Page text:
What have you been working on?

Right now I’m working on a series of books about a young woman and her dragon in an alternate version of Italy in Dante’s time. I’ve written various novels based on Dante’s Vita Nuova through the years, and now it’s going to happen again. After I finish the first trilogy, the second trilogy is going to be my take on Dante’s Vita.

I’m also working on a new gardening series at last, which is long overdue (the gardening books pay for all my other publishing exploits at this time – though I am working to change that with this new series). It’s going to be the Hungry Garden series, about all these different ways you can grow your own food – container gardening, indoor gardening, permaculture, gardening in small spaces.

In the future I want to write a series about a group of friends in a symphony orchestra, but I haven’t figured out what genre these books are going to be. Self-publishing is more about writing to market, and it helps to know what audience you’re addressing before you jump in and spend $200-$300 for your first book cover.

What do you love most about your most recent book?

The relationship between Fia and her dragon. And I like the worldbuilding aspects, even though the factional infighting in medieval Italy is confusing as hell. I’ve ready about Guelfs and Ghibellines for, really, over a decade, and I still can’t keep them straight. And then you mix in the different alliances/enmities between the different city-states, along with the church, and it’s just nuts. I’ve had to simplify that way down so I don’t send my reader (or myself) into paroxysms.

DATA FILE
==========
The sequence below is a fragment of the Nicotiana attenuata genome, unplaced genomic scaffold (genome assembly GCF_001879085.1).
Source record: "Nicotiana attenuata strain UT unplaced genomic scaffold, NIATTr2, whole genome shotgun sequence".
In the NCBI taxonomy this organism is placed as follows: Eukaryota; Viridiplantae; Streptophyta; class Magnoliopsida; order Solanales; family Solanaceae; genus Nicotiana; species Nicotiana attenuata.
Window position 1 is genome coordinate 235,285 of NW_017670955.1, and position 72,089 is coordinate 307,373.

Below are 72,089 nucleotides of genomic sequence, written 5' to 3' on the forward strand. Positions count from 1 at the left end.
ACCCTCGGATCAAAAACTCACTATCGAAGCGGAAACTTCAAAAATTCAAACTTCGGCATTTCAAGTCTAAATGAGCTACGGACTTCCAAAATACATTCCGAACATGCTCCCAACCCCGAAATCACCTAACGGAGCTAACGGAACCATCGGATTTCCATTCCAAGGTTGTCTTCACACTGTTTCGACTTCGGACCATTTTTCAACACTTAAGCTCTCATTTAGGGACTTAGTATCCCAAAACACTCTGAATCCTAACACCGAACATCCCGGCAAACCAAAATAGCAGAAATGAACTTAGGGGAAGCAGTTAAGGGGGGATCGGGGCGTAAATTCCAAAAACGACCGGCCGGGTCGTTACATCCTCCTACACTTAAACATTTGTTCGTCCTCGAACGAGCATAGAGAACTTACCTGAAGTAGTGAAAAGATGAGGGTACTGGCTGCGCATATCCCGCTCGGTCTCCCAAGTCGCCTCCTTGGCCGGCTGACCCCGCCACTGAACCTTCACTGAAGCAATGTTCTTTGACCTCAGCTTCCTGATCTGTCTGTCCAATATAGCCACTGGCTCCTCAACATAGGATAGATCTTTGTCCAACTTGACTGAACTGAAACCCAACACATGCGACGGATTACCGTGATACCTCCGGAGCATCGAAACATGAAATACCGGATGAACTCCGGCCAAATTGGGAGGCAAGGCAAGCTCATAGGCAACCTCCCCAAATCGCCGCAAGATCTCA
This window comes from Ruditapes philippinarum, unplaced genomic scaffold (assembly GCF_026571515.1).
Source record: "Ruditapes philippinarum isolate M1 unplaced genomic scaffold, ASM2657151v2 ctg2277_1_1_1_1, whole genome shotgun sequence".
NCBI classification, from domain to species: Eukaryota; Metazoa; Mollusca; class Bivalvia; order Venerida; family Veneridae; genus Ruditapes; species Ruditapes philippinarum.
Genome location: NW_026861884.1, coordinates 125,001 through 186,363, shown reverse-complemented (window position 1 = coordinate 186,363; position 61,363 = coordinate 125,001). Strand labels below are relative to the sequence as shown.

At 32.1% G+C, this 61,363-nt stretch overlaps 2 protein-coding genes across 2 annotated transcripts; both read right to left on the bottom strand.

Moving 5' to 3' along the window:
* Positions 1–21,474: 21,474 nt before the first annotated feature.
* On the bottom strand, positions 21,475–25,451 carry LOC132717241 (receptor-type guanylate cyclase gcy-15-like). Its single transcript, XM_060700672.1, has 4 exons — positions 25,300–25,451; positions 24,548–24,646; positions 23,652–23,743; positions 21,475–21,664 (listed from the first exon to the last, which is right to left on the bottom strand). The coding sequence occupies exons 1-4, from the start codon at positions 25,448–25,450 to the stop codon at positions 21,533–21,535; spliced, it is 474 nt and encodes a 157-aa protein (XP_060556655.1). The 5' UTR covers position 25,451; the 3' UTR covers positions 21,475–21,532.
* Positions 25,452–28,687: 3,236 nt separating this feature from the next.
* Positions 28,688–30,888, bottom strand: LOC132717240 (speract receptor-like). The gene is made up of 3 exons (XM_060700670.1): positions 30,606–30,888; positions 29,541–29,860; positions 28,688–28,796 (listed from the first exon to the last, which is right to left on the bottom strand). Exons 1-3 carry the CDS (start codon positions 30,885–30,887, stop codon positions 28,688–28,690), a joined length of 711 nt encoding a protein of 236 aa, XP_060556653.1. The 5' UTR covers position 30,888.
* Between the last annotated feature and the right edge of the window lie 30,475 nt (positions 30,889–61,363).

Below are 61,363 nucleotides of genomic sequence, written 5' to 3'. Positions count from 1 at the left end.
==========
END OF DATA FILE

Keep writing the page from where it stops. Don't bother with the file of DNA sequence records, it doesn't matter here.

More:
What was the hardest part of this book to write?

Well, it was all hard to write, because I’m one of those writers who doesn’t like what comes out of her pen/keyboard until it’s all fixed up and fun to read. I’m one of those writers who likes “having written” to “writing” so I’m kind of in agony until I hit the “having written” part – which takes entirely too long.

How did you find your agent/editor?

Ha ha ha! I publish my own damn books, so I don’t have one. I’d love to have one, but I’ve been trying to get one since 1996, and stopped trying in 2016 because I can’t keep waiting for one to take an interest in me, and traditional publishing moves at such a glacial pace. I am not getting any younger, people. I do like self-publishing. I love being prolific, and even if my books aren’t perfect, I want to keep creating new things and have fun with ‘em. So I do.

What’s next? What are you working on now?


p style=”font-weight: 400;”>I’m trying to write part two of the Italian dragon series, and also I’m starting my second gardening book series with a little book about container gardening. I want to move into new territory with the next gardening series, as I’m seeing a lot of new organic techniques coming into play that are way more sustainable because they take into account how nature actually works. Instead of man imposing on nature, this kind of gardening works with nature and her processes, which is a lot healthier overall, when you think about it. These books will also have a lot of the old “back to the earth” vibe that you see in the old organic gardening books you’d see from the 1950s to the 1970s. Like the old Organic Gardening magazines when they were crammed full of useful info, before they got all sleek and changed their name and got all gentrified.